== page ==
(1995) 11 Cal 4th 342.) 

          According to the author, this existing judgment interest regime  
          discussed above "was enacted during a time when inflation was  
          skyrocketing.  At the time, the rates adopted were lower than  
          the market rates.  Now the reverse has happened and market rates  
          are far lower, but there has been no adjustment to reflect  
          this."  The author believes that bringing judgment interest  
          rates into line with market rates is especially important at  
          this time, when local governments are operating under budget  
          constraints that have forced them to cut vital services.  

          This bill, therefore, would tie the judgment interest rate on  
          judgments or settlements against a state or local public entity  
          to the weekly average U.S. Treasury yield, but not to exceed 7%.  
           Specifically, the prejudgment interest rate would be set at the  
          U.S. Treasury yield; the post-judgment interest rate would be  
          set at the U.S. Treasury yield plus two percent.  Currently the  
          U.S. Treasury yield, as published by the Board of Governors of  
          the Federal Reserve System, is less than one percent per annum.   
          In adopting this index, this bill would create substantial  
          reductions in both pre- and post-judgment rates.  Consistent  
          with the Constitution, even if the U.S. Treasury yield were to  
          suddenly rise, the judgment interest rate could never surpass  
          7%.

           Federal Rates and Other States  :  This bill would adopt a  
          modified version of the judgment interest rate established under  
          federal law for civil actions brought in federal court.  The  
          federal formula calculates the judgment interest rate based on a  
          rate equal to the weekly average one-year constant maturity U.S.  
          Treasury yield, as published by the Board of Governors of the  
          Federal Reserve System, for the preceding calendar week.  (28  
          USC Section 1961.)  This bill would apply this same measure to  
          prejudgment interest rates - that is, interest on the amount of  
          the underlying claim - and would apply the federal measure  plus  
          two percent  to post-judgment interest rates.  The rationale for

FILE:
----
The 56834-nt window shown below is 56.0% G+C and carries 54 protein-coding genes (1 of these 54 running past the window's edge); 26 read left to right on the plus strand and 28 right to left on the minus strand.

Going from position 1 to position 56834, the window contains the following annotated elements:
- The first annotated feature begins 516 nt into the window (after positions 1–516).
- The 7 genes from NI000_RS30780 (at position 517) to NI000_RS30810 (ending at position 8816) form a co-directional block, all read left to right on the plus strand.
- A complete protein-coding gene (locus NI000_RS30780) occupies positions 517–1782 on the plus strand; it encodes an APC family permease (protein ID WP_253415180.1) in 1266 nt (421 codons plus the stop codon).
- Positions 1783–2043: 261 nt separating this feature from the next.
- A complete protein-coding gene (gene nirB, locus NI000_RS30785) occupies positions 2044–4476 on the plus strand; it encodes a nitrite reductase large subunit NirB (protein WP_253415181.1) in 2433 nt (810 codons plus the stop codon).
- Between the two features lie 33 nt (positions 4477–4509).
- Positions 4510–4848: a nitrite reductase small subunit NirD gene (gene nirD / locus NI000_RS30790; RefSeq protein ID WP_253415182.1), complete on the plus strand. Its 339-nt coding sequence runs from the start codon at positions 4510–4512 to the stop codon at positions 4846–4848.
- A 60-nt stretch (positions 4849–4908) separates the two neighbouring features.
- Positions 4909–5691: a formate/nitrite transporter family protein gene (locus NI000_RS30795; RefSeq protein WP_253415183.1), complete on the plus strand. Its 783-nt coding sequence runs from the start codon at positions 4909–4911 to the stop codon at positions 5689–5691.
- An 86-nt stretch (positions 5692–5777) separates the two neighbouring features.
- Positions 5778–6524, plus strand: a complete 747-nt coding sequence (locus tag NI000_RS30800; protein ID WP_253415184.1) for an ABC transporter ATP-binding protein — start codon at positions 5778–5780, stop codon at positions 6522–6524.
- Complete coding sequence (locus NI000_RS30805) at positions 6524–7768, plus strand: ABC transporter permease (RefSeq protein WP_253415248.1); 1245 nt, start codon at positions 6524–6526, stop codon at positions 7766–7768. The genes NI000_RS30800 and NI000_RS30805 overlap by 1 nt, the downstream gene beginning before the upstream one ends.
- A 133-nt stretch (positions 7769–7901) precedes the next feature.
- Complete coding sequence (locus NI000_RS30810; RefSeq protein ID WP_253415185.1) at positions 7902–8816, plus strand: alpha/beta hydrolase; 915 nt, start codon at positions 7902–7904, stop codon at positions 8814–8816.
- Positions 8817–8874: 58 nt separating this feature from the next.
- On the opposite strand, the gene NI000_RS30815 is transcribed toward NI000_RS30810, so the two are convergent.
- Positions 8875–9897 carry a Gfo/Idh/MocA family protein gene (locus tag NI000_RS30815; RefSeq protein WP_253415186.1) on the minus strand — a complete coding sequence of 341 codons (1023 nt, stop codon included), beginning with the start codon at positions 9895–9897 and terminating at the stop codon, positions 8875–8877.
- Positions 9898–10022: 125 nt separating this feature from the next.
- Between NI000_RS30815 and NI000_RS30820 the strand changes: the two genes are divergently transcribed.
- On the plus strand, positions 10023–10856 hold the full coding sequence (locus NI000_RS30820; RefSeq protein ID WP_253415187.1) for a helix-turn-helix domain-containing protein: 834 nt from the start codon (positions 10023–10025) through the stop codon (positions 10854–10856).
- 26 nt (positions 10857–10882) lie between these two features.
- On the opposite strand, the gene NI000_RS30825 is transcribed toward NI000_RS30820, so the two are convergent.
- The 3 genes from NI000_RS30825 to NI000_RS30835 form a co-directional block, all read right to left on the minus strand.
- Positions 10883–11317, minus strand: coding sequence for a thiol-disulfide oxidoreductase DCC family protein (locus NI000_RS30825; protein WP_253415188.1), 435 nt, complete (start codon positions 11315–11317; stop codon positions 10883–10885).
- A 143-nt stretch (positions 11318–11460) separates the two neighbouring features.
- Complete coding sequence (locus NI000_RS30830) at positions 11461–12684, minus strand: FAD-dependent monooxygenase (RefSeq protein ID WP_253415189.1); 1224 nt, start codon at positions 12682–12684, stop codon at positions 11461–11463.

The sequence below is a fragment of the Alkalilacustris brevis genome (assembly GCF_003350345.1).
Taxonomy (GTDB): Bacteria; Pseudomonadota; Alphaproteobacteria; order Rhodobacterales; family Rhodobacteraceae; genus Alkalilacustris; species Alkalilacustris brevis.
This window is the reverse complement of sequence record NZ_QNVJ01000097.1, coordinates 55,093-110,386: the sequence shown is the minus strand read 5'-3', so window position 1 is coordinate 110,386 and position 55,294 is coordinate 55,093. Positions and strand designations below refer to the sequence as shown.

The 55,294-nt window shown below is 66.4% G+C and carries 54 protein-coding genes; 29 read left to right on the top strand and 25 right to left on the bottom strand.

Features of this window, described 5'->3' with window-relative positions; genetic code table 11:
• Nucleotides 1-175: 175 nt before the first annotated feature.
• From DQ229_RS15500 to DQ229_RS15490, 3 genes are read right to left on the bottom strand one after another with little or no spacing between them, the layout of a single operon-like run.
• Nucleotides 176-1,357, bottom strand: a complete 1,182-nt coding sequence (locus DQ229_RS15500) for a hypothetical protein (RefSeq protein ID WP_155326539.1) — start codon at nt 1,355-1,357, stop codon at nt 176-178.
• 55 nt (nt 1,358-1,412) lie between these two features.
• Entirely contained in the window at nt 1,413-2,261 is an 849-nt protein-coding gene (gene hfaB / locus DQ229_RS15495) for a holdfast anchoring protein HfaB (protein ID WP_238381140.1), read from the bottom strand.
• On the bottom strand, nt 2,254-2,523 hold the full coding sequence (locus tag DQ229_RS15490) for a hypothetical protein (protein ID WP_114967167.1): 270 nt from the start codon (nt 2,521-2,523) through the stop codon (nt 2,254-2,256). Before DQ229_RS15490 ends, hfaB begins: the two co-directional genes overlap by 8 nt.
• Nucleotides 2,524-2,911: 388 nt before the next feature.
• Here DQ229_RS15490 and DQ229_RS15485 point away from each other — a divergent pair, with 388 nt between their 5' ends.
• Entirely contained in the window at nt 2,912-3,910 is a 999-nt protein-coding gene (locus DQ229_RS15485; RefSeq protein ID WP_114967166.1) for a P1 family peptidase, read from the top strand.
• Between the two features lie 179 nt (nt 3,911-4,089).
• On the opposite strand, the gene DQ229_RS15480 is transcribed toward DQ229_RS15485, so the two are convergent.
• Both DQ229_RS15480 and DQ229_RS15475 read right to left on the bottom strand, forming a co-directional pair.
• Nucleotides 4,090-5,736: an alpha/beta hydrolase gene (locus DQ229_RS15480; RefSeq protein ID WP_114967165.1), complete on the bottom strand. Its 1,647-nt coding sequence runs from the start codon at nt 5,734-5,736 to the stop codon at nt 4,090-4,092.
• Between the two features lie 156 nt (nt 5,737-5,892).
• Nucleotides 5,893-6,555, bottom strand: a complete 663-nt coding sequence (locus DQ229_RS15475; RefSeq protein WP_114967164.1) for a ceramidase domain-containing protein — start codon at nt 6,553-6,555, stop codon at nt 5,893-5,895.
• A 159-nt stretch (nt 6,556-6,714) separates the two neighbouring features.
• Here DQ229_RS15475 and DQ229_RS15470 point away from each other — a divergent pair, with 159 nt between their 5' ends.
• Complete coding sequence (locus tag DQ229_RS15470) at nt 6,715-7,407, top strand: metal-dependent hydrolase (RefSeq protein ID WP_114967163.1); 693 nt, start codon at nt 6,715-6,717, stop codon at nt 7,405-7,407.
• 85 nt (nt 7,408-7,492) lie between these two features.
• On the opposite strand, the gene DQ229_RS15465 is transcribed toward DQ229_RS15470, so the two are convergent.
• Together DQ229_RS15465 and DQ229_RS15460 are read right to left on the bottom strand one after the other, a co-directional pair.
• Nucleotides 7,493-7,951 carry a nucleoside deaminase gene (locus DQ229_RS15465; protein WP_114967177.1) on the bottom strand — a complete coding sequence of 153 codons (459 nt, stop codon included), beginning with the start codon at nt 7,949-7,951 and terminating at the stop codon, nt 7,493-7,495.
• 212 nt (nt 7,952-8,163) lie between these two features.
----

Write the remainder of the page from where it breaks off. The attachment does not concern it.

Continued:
the latter is that post-judgment interest rates have generally  
          been seen as providing an incentive for prompt payment of  
          judgments, in addition to providing fair compensation.  The  
          sponsors and supporters of this legislation point out that, once  
          a judgment has been rendered, local public entities are already  
          required by California's Prompt Payment Act (Government Code  
          Section 927 et seq.) to pay judgments in a timely manner.  If  
          this is so, then the higher rate on post-judgment interest -  








                                                                  AB 748
                                                                  Page  6

          which would still be much less than the existing rate of 7% -  
          should not adversely affect local public entities.  The local  
          public entities that support this bill contend that pre-judgment  
          interest rates, on the other hand, can be much more significant  
          because disputes can drag on for long periods of time.  High  
          interest rates do not provide much incentive for local public  
          entities to settle, the sponsors and supporters contend, because  
          public entities, unlike a private litigant, may be defending the  
          application of an ordinance or statute.  In short, many things  
          other than interest rates determine a local public entity's  
          decision to settle or not settle. 

          The sponsors and the supporters have provided the Committee with